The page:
Do Tories imagine we are all stupid? There is no SNP proposal to charge a car park tax. However, the Tory party insists on describing a permission given to councils which – please note – is already in place in Tory England, as an 'SNP tax'. This is pathetic and manifestly untrue. This hypocrisy is breathtaking. It will be entirely up to councils to decide whether they wish to make use of it. Many of the councils in Scotland, facing the result of massive Tory austerity slashed council budgets, have been demanding that the SNP government give them permission to raise tax. Then, helped by lots of the media, they go bananas when the SNP government gives them the permission they asked for.
It is a diversion aimed at the easily deceived to take their minds off the disaster the Tories (and the sleep-walking Labour party) are carrying us to. This level of rubbish is all the unionists seem to have.
David McEwan Hill
With reference to the article 'Hijacking the Jellicoe Express' by David Ross
, the first sentence stating 'You got it wrong!' applies equally to the author himself. The train carrying naval personnel to and from the Grand Fleet based in Scapa Flow was indeed only ever referred to by the 'establishment' of the day as the 'Euston to Thurso Naval Special'. However, those that used the service referred to it by its nickname, 'Jellicoe Express'. I have spoken and met with people who travelled by this train (even a driver) and they only ever knew it by the name 'Jellicoe Express'.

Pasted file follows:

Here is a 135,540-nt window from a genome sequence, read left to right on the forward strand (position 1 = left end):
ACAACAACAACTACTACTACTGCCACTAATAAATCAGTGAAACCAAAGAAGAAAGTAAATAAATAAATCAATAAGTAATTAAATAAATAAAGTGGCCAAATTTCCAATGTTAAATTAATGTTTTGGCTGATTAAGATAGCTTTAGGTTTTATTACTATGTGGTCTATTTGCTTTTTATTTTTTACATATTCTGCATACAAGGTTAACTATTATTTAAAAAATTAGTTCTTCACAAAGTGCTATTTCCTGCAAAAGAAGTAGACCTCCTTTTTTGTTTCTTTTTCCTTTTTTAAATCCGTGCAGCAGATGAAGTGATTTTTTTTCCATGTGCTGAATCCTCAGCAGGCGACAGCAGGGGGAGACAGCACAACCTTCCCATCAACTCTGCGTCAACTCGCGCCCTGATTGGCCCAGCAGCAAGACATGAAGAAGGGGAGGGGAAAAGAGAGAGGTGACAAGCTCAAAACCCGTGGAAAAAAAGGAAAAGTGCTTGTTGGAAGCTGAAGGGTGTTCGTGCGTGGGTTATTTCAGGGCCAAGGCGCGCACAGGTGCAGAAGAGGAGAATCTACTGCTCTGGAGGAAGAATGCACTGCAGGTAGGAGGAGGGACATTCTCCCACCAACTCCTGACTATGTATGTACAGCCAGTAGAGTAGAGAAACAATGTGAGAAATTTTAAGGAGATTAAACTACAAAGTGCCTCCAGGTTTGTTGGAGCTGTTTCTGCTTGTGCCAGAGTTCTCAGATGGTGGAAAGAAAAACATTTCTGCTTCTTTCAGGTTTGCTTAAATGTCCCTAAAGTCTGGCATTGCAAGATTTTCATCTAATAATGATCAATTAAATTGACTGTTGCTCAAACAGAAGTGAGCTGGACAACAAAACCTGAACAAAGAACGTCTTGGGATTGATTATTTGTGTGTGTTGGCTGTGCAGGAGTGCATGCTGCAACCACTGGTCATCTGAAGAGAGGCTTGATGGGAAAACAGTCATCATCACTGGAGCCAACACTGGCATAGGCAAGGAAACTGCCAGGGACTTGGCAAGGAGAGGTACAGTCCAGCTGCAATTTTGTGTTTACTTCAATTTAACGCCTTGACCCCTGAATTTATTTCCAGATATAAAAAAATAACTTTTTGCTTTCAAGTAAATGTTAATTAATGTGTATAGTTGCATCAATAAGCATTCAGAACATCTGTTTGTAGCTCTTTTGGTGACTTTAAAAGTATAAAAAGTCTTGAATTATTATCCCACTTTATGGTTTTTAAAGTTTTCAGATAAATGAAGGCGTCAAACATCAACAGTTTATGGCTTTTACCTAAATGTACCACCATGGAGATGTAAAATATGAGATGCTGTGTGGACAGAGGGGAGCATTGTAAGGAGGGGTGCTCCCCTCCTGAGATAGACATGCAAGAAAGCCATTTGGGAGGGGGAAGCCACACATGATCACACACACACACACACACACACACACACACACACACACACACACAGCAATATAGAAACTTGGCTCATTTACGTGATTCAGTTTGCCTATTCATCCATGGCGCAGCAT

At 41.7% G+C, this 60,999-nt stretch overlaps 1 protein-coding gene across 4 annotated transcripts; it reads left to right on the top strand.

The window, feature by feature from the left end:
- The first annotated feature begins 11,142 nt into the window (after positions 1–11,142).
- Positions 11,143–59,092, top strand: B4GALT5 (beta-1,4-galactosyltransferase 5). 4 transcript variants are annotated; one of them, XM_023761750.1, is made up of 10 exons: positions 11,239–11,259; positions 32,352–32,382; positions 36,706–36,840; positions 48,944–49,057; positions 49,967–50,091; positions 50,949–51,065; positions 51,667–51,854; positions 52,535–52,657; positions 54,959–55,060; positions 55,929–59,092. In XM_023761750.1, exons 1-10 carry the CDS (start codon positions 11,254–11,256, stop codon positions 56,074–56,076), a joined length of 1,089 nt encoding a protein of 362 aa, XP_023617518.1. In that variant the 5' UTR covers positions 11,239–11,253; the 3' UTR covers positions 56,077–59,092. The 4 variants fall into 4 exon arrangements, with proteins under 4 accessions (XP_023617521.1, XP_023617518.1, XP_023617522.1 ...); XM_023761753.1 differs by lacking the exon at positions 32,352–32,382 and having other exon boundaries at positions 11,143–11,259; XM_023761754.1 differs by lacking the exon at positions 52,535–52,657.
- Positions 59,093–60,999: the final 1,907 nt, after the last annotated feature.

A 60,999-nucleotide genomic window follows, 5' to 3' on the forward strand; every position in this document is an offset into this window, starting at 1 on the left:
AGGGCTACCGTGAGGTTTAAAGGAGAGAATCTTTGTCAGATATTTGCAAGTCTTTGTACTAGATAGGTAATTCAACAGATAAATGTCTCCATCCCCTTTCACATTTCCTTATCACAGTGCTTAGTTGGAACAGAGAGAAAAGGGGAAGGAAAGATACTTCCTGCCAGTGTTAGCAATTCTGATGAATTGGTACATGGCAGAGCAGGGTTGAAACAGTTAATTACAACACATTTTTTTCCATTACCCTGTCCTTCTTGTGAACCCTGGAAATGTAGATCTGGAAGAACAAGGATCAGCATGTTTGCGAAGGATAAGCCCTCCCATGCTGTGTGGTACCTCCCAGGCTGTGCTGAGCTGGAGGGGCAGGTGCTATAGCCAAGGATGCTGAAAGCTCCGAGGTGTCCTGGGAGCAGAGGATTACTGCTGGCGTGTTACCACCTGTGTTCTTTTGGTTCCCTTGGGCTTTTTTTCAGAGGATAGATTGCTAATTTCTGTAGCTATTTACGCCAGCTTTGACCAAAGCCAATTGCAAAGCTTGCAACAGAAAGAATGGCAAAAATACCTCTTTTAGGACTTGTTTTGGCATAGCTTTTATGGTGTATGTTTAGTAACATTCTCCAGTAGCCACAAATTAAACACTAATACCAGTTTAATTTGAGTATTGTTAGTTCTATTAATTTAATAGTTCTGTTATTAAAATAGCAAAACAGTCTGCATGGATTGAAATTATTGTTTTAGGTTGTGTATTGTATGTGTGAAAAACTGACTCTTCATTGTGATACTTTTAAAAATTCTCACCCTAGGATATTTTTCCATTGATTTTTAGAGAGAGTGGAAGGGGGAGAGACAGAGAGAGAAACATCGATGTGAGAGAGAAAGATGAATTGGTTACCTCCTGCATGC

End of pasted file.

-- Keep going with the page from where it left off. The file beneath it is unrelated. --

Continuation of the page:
Nicknames crop up all over the place in all walks of life. This name entered into common usage in the same way, for example, the bridge over the River Clyde, officially known as the 'Clyde Arc', is only ever referred to now as the 'Squinty Bridge', a name given by those who use and see it every day. Reducing history to plain black and white leaves the world in a sorry state. That is why these names occur, to bring colour to life.
I was intrigued by Eileen Reid's
article on the use of psychedelics by people facing death. A word of caution, though: the article focused on psilocybin; the accompanying photo, however, is of the amanita muscaria mushroom – hallucinogenic (or entheogenic, from another perspective) – not the psilocybin mushroom. The active ingredients in amanita muscaria are different, and a google search suggested that taking the mushroom may produce unpleasant side-effects but that reported deaths from doing so are few. Perhaps, for those who might follow the photo and not the text, a cautionary note to readers may be warranted.
If you would like to contribute to the Cafe, please email your comments to firstname.lastname@example.org